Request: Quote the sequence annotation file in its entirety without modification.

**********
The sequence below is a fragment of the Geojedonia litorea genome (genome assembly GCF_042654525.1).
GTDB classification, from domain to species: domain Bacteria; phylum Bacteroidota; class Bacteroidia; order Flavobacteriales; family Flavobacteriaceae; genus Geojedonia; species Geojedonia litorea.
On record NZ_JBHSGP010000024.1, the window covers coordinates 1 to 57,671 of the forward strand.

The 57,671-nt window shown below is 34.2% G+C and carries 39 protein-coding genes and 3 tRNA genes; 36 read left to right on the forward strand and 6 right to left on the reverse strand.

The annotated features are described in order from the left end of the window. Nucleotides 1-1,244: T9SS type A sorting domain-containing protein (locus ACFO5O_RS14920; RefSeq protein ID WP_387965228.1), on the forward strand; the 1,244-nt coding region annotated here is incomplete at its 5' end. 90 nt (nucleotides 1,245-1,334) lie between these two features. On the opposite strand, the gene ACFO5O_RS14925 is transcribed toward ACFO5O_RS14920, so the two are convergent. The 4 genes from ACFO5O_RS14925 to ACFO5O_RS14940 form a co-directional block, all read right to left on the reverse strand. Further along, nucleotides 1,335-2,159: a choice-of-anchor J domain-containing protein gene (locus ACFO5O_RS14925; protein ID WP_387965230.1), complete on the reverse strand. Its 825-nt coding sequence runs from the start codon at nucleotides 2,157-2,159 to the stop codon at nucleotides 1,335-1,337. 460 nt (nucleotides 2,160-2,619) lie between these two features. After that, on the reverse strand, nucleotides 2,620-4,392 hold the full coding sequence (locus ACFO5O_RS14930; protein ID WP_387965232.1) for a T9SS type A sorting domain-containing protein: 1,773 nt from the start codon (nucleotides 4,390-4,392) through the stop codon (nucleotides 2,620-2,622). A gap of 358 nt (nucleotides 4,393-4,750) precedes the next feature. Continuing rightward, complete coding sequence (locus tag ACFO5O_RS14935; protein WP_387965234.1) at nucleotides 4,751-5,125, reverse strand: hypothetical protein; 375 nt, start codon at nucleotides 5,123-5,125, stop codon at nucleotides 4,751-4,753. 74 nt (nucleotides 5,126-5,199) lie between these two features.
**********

The sequence below is a fragment of the Geojedonia litorea genome (genome assembly GCF_042654525.1).
GTDB classification, from domain to species: domain Bacteria; phylum Bacteroidota; class Bacteroidia; order Flavobacteriales; family Flavobacteriaceae; genus Geojedonia; species Geojedonia litorea.
On record NZ_JBHSGP010000024.1, the window covers coordinates 1 to 57,671 of the forward strand.

The 57,671-nt window shown below is 34.2% G+C and carries 39 protein-coding genes and 3 tRNA genes; 36 read left to right on the forward strand and 6 right to left on the reverse strand.

The annotated features are described in order from the left end of the window. Nucleotides 1-1,244: T9SS type A sorting domain-containing protein (locus ACFO5O_RS14920; RefSeq protein ID WP_387965228.1), on the forward strand; the 1,244-nt coding region annotated here is incomplete at its 5' end. 90 nt (nucleotides 1,245-1,334) lie between these two features. On the opposite strand, the gene ACFO5O_RS14925 is transcribed toward ACFO5O_RS14920, so the two are convergent. The 4 genes from ACFO5O_RS14925 to ACFO5O_RS14940 form a co-directional block, all read right to left on the reverse strand. Further along, nucleotides 1,335-2,159: a choice-of-anchor J domain-containing protein gene (locus ACFO5O_RS14925; protein ID WP_387965230.1), complete on the reverse strand. Its 825-nt coding sequence runs from the start codon at nucleotides 2,157-2,159 to the stop codon at nucleotides 1,335-1,337. 460 nt (nucleotides 2,160-2,619) lie between these two features. After that, on the reverse strand, nucleotides 2,620-4,392 hold the full coding sequence (locus ACFO5O_RS14930; protein ID WP_387965232.1) for a T9SS type A sorting domain-containing protein: 1,773 nt from the start codon (nucleotides 4,390-4,392) through the stop codon (nucleotides 2,620-2,622). A gap of 358 nt (nucleotides 4,393-4,750) precedes the next feature. Continuing rightward, complete coding sequence (locus tag ACFO5O_RS14935; protein WP_387965234.1) at nucleotides 4,751-5,125, reverse strand: hypothetical protein; 375 nt, start codon at nucleotides 5,123-5,125, stop codon at nucleotides 4,751-4,753. 74 nt (nucleotides 5,126-5,199) lie between these two features.